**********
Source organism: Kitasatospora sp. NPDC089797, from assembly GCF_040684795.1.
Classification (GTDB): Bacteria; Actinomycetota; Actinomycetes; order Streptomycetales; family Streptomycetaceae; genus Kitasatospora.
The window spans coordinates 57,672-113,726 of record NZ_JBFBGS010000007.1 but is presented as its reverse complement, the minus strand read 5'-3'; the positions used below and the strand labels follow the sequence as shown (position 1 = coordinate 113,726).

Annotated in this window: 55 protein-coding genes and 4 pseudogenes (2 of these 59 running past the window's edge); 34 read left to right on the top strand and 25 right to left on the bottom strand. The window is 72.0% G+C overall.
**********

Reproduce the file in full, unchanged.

Source organism: Kitasatospora sp. NPDC089797, from assembly GCF_040684795.1.
Classification (GTDB): Bacteria; Actinomycetota; Actinomycetes; order Streptomycetales; family Streptomycetaceae; genus Kitasatospora.
The window spans coordinates 57,672-113,726 of record NZ_JBFBGS010000007.1 but is presented as its reverse complement, the minus strand read 5'-3'; the positions used below and the strand labels follow the sequence as shown (position 1 = coordinate 113,726).

Annotated in this window: 55 protein-coding genes and 4 pseudogenes (2 of these 59 running past the window's edge); 34 read left to right on the top strand and 25 right to left on the bottom strand. The window is 72.0% G+C overall.